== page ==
Alyson Mitchell, UC Davis, USA
Professor of Food Chemistry in the Department of Food Science, her research interests focus on the development and application of analytical methods for improved understanding of foods, chemical composition of foods and food ingredients, with the goal of increasing quality, health impact, improving use of by-product streams, and innovating food processing for a more sustainable food supply.
Nadia Bertin, Inrae, France
Senior scientist at Plants & Horticultural Systems unit, Avignon, her research topics are ecophysiology of fruit growth (cell division and expansion processes) and quality (size, composition and texture) and analysis of GxExM interactions. In recent years, she has been more specifically involved in several interdisciplinary projects on tomato adaptation to water deficit and the impact on organoleptic, technological and nutritional quality.

Isabel Abadias, Spain ; Susanne Baldermann, Germany ; Jessica Cooperstone, USA ; ZhanWu Dai,China ; Anne-Laure Fanciullino, France ; Desta Bekele, Ethiopia ; David Page, France ; Cherubino Leonardi, Italy ; Bart Nicolai, Belgium ; Ingrid Aguilo, Spain


The quality of fruits and vegetables is the complex output of growth and metabolic processes, which build in a dynamic way during plant development, organ storage and processing until consumption. Whether consumed fresh or processed, many factors, such as agronomic, genetic or technological are involved and interact during an organ’s life. This symposium will bring together scientists from different disciplines to share their perspectives and approaches for optimizing F&V quality and to present new integrated research linking pre- and post-harvest management and processing with quality. The symposium will cover all dimensions of F&V quality (e.g. nutritional, organoleptic, commercial, safety…etc.,) from field to fork, with the goals of improving the composition of hedonic and health related compounds.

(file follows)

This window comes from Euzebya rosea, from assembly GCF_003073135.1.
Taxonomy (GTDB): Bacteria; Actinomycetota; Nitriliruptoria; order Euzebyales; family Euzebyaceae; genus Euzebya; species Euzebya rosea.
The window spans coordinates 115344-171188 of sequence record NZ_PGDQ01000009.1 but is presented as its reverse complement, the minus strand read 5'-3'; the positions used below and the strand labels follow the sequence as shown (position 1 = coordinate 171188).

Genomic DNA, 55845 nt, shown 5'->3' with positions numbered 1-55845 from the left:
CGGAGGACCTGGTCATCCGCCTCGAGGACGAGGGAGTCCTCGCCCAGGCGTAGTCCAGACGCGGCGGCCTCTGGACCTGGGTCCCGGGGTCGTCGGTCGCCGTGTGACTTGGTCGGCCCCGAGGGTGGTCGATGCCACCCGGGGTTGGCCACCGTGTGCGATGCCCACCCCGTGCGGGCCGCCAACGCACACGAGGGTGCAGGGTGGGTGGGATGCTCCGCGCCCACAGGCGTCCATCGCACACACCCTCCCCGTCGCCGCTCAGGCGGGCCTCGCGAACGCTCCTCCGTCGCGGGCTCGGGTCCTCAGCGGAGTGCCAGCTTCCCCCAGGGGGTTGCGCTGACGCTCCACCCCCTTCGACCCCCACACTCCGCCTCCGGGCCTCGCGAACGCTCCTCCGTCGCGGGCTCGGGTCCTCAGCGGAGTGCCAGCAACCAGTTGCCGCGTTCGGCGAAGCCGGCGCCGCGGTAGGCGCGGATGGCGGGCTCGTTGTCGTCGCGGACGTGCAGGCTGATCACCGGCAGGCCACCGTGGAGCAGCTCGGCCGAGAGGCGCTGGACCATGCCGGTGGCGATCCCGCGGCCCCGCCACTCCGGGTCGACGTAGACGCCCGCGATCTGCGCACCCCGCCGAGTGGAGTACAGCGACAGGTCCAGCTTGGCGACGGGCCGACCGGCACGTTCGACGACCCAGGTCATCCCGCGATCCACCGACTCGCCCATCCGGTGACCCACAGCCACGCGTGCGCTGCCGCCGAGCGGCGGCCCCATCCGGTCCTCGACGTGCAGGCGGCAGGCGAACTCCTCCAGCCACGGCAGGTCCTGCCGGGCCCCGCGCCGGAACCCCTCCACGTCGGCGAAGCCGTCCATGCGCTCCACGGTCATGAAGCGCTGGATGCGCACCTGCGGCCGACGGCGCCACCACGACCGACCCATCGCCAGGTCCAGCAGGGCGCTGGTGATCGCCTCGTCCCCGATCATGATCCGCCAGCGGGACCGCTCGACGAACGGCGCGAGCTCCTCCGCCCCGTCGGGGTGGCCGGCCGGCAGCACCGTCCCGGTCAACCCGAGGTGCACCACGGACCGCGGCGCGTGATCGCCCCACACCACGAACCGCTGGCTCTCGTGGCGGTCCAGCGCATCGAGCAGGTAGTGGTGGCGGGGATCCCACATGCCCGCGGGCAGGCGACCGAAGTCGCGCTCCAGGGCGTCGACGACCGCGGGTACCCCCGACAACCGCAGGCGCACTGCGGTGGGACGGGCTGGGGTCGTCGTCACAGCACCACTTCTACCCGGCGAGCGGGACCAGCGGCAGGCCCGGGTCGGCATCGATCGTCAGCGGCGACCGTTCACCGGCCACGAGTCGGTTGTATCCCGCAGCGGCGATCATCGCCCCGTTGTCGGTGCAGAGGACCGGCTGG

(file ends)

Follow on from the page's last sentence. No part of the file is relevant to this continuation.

The following topics will be developed during the symposium :

• Genetic diversity, environmental factors and growing practices to optimize the quality of fresh and processed products in the context of global change. This topic will discuss multidisciplinary research on F&V quality created in the field in response to environmental fluctuations and eventual stresses, in particular in low-input production systems. All scales from gene to plant will be considered.
• Increase food use of F&V products based on quality improvement and monitoring throughout the production chain. This topic will cover all advances and innovations in the F&V chain, with links between production, conservation and processing, including phenotyping, fast analysis methods, nondestructive and prediction tools of quality. Quality may include either usual traits (sensory and biochemical parameters, antioxidant activity…) or traits related to the improvement of new functionality for food (viscosity, aromaticity, health benefits, processability…). The objective is to monitor and improve quality all along the production chain.
• Integrated approaches of F&V quality from field to fork. This topic includes both experimental and modelling approaches to understand mechanisms involved at the interface between production and postharvest technologies in order to optimize the end-product quality and to adapt practices all along the production chain. Multi-scales decision making tools will be included; in this perspective, research on non-horticultural species could be accepted as proof-of-concept.